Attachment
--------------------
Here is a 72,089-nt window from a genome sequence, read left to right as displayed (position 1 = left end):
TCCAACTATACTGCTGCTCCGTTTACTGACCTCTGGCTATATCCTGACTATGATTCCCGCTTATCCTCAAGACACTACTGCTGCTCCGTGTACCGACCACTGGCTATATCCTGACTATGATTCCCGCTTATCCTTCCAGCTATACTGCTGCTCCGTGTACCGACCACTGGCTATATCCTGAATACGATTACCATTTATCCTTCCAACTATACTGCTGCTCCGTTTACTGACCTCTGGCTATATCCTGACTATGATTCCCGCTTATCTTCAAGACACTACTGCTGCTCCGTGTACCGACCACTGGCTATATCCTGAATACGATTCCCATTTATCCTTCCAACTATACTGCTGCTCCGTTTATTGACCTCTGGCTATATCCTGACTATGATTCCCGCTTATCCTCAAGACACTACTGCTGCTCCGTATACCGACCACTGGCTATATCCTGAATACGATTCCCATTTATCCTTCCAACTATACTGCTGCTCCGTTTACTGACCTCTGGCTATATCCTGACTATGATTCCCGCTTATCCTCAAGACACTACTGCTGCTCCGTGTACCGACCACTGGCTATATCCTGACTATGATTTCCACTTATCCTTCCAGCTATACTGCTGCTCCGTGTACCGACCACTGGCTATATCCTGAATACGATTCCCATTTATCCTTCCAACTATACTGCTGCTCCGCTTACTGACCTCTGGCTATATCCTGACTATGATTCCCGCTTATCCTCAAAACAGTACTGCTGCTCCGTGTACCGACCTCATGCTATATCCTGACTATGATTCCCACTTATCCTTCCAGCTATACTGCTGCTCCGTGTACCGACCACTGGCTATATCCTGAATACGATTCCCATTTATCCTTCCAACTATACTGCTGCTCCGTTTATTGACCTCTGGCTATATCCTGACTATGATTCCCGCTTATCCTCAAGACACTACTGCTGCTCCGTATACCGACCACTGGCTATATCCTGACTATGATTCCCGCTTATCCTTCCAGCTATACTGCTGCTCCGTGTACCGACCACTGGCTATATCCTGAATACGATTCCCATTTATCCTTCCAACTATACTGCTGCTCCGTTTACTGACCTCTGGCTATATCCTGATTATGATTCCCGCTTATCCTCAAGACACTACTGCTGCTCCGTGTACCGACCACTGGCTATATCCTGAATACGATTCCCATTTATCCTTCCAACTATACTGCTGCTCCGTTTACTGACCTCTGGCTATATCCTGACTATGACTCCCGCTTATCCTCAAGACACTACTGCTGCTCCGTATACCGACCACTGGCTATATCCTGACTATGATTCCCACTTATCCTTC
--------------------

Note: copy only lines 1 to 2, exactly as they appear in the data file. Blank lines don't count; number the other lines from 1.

Here is a 72,089-nt window from a genome sequence, read left to right as displayed (position 1 = left end):
TCCAACTATACTGCTGCTCCGTTTACTGACCTCTGGCTATATCCTGACTATGATTCCCGCTTATCCTCAAGACACTACTGCTGCTCCGTGTACCGACCACTGGCTATATCCTGACTATGATTCCCGCTTATCCTTCCAGCTATACTGCTGCTCCGTGTACCGACCACTGGCTATATCCTGAATACGATTACCATTTATCCTTCCAACTATACTGCTGCTCCGTTTACTGACCTCTGGCTATATCCTGACTATGATTCCCGCTTATCTTCAAGACACTACTGCTGCTCCGTGTACCGACCACTGGCTATATCCTGAATACGATTCCCATTTATCCTTCCAACTATACTGCTGCTCCGTTTATTGACCTCTGGCTATATCCTGACTATGATTCCCGCTTATCCTCAAGACACTACTGCTGCTCCGTATACCGACCACTGGCTATATCCTGAATACGATTCCCATTTATCCTTCCAACTATACTGCTGCTCCGTTTACTGACCTCTGGCTATATCCTGACTATGATTCCCGCTTATCCTCAAGACACTACTGCTGCTCCGTGTACCGACCACTGGCTATATCCTGACTATGATTTCCACTTATCCTTCCAGCTATACTGCTGCTCCGTGTACCGACCACTGGCTATATCCTGAATACGATTCCCATTTATCCTTCCAACTATACTGCTGCTCCGCTTACTGACCTCTGGCTATATCCTGACTATGATTCCCGCTTATCCTCAAAACAGTACTGCTGCTCCGTGTACCGACCTCATGCTATATCCTGACTATGATTCCCACTTATCCTTCCAGCTATACTGCTGCTCCGTGTACCGACCACTGGCTATATCCTGAATACGATTCCCATTTATCCTTCCAACTATACTGCTGCTCCGTTTATTGACCTCTGGCTATATCCTGACTATGATTCCCGCTTATCCTCAAGACACTACTGCTGCTCCGTATACCGACCACTGGCTATATCCTGACTATGATTCCCGCTTATCCTTCCAGCTATACTGCTGCTCCGTGTACCGACCACTGGCTATATCCTGAATACGATTCCCATTTATCCTTCCAACTATACTGCTGCTCCGTTTACTGACCTCTGGCTATATCCTGATTATGATTCCCGCTTATCCTCAAGACACTACTGCTGCTCCGTGTACCGACCACTGGCTATATCCTGAATACGATTCCCATTTATCCTTCCAACTATACTGCTGCTCCGTTTACTGACCTCTGGCTATATCCTGACTATGACTCCCGCTTATCCTCAAGACACTACTGCTGCTCCGTATACCGACCACTGGCTATATCCTGACTATGATTCCCACTTATCCTTC